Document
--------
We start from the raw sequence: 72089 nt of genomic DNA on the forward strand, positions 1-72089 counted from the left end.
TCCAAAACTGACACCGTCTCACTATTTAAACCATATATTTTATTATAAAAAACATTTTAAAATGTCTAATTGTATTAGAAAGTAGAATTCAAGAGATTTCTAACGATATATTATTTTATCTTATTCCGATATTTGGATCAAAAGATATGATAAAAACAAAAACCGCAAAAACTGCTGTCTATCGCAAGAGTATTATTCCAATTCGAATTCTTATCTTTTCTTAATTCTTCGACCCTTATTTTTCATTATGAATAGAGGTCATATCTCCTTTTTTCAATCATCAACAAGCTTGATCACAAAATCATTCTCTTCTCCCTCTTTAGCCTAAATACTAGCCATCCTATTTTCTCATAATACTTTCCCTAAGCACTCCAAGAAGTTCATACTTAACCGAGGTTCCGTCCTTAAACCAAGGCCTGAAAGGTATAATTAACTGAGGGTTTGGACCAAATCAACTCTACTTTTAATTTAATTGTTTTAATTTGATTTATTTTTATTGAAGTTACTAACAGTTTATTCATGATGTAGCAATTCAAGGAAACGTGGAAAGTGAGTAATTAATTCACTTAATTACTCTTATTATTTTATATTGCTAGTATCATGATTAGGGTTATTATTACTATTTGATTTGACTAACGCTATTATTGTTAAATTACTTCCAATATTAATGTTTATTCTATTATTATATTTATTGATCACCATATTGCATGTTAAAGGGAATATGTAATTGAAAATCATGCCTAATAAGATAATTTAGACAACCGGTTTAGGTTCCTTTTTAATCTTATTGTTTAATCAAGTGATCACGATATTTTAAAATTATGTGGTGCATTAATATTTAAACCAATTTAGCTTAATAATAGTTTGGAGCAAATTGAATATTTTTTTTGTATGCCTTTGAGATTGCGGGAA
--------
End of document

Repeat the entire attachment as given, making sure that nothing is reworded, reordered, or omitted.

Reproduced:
We start from the raw sequence: 72089 nt of genomic DNA on the forward strand, positions 1-72089 counted from the left end.
TCCAAAACTGACACCGTCTCACTATTTAAACCATATATTTTATTATAAAAAACATTTTAAAATGTCTAATTGTATTAGAAAGTAGAATTCAAGAGATTTCTAACGATATATTATTTTATCTTATTCCGATATTTGGATCAAAAGATATGATAAAAACAAAAACCGCAAAAACTGCTGTCTATCGCAAGAGTATTATTCCAATTCGAATTCTTATCTTTTCTTAATTCTTCGACCCTTATTTTTCATTATGAATAGAGGTCATATCTCCTTTTTTCAATCATCAACAAGCTTGATCACAAAATCATTCTCTTCTCCCTCTTTAGCCTAAATACTAGCCATCCTATTTTCTCATAATACTTTCCCTAAGCACTCCAAGAAGTTCATACTTAACCGAGGTTCCGTCCTTAAACCAAGGCCTGAAAGGTATAATTAACTGAGGGTTTGGACCAAATCAACTCTACTTTTAATTTAATTGTTTTAATTTGATTTATTTTTATTGAAGTTACTAACAGTTTATTCATGATGTAGCAATTCAAGGAAACGTGGAAAGTGAGTAATTAATTCACTTAATTACTCTTATTATTTTATATTGCTAGTATCATGATTAGGGTTATTATTACTATTTGATTTGACTAACGCTATTATTGTTAAATTACTTCCAATATTAATGTTTATTCTATTATTATATTTATTGATCACCATATTGCATGTTAAAGGGAATATGTAATTGAAAATCATGCCTAATAAGATAATTTAGACAACCGGTTTAGGTTCCTTTTTAATCTTATTGTTTAATCAAGTGATCACGATATTTTAAAATTATGTGGTGCATTAATATTTAAACCAATTTAGCTTAATAATAGTTTGGAGCAAATTGAATATTTTTTTTGTATGCCTTTGAGATTGCGGGAA